For too long, parenting and schooling has taken on the metaphor of the factory. At one time, this was convenient because factories are predictable. And therefore can be prescriptive.
The problem with the factory model is that life isn't predictable and so when we attempt to be overly prescriptive, things go awry.
Alfie Kohn explains in his book Unconditional Parenting that prescriptive parenting and teaching is a ruse:
I might as well warn you now: What follows will not be a step-by step recipe for How to Raise Good Kids. First of all, I would have to be a nearly perfect parent myself, which I'm not, before I presumed to offer other people a definitive, fail-safe guide to raising their children. Second, I have my doubts about the wisdom of such an approach in any case. Very specific suggestions ("When your child says x, you should stand at location y and use z tone of voice to utter the following sentence...) are disrespectful to parents and kids alike. Raising children is not like assembling a home theater system or preparing a casserole, such that you need only follow an expert's instructions to the letter. No one-size-fits-all formula can possibly work for every family, nor can it anticipate an infinite number of situations. Indeed, books that claim to offer such formulas, while eagerly sought by moms and dads desperate for a miracle cure, usually do more harm than good.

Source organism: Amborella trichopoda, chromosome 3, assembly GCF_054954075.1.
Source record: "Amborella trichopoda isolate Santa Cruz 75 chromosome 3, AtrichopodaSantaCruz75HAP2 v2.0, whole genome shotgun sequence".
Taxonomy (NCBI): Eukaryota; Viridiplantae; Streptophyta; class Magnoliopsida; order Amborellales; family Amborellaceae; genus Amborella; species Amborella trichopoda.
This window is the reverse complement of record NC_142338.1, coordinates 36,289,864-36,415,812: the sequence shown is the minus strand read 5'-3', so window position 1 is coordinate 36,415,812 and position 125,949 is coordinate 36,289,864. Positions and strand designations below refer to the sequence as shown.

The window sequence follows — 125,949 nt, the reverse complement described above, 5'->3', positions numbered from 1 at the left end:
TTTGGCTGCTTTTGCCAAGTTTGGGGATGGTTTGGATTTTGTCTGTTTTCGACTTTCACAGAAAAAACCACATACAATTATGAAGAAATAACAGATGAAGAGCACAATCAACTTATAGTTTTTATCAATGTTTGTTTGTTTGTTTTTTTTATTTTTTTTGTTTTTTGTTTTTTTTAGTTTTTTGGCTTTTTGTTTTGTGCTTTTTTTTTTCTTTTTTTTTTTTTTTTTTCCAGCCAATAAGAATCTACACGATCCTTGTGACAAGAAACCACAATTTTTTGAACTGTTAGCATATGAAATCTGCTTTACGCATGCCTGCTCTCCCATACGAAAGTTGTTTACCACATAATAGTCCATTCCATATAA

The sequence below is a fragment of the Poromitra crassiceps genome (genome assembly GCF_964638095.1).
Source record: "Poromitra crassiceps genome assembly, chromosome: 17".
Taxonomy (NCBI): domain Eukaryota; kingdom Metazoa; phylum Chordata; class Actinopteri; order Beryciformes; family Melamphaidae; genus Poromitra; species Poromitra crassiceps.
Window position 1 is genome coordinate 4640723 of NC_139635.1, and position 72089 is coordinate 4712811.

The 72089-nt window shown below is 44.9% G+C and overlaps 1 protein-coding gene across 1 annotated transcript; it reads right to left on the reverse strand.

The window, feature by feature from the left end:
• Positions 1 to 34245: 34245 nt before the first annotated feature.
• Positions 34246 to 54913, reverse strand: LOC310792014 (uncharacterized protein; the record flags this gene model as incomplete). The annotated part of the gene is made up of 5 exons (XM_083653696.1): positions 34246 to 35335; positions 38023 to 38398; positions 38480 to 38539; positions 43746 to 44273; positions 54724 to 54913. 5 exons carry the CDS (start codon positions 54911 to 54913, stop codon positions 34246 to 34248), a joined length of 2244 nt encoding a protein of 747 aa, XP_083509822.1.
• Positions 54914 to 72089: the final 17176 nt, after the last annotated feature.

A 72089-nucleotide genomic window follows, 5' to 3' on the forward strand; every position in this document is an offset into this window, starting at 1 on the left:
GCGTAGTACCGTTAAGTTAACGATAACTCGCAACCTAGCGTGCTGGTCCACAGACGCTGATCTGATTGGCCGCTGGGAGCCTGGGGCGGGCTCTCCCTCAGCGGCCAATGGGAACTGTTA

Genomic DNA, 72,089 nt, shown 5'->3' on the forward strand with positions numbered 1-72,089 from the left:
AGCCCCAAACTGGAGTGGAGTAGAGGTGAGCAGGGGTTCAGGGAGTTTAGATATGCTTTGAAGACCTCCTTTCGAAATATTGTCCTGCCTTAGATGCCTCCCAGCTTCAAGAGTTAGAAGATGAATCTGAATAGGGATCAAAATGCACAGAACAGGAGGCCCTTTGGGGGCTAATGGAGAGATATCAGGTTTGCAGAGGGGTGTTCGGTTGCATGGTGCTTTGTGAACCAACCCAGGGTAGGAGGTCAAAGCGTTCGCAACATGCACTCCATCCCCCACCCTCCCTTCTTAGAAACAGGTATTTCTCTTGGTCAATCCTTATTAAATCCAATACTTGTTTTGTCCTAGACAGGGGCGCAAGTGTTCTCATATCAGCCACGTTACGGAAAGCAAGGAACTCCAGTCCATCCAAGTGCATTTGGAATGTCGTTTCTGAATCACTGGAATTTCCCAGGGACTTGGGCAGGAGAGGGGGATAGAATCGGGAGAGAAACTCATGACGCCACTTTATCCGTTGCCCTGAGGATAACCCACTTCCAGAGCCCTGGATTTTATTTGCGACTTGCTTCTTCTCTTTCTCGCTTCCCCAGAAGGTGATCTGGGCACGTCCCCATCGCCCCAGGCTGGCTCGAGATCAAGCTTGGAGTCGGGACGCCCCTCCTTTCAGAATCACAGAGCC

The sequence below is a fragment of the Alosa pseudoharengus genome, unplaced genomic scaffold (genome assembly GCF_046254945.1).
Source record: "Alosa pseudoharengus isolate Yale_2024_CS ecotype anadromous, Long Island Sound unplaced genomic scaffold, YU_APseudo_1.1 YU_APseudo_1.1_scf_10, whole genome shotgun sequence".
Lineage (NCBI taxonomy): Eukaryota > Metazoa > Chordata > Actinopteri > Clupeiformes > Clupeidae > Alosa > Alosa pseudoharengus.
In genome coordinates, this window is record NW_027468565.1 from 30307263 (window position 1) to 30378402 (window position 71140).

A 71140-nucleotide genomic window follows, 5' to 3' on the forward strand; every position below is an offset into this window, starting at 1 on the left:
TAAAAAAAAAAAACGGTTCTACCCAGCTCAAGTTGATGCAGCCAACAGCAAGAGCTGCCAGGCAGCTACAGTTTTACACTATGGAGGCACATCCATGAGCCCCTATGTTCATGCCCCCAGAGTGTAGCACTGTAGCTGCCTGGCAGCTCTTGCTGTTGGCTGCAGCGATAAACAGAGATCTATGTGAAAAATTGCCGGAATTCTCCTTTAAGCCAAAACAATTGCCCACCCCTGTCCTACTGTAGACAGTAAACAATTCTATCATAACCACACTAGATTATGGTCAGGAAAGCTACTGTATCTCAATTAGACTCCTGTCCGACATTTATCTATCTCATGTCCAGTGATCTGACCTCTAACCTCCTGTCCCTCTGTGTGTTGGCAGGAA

For some, the conditional nature of rewards and punishments have grown tiresome, and there are many teachers and parents who are eager for a new game plan.
However, making the leap from something as prescriptive as if this happens, say this, do that and stand there, to something that resembles less of an instruction booklet can be intimidating.
The factory metaphor is prescriptive and dehumanizing, and it has reached the end of its shelf life.
The organic metaphor is personalized and humanistic.
Rather than guiding our actions with an instruction book, we need to draw on good pedagogy. Here are two very powerful adages I use to guide my teaching and parenting:
Children should experience their successes and failures not as reward and punishment but as information.
There is a big difference between doing things to children and working with them.
Because one-size-fits few, these adages play out in all sorts of different ways. Rather than standardizing our approach to working with children, they need our personalization.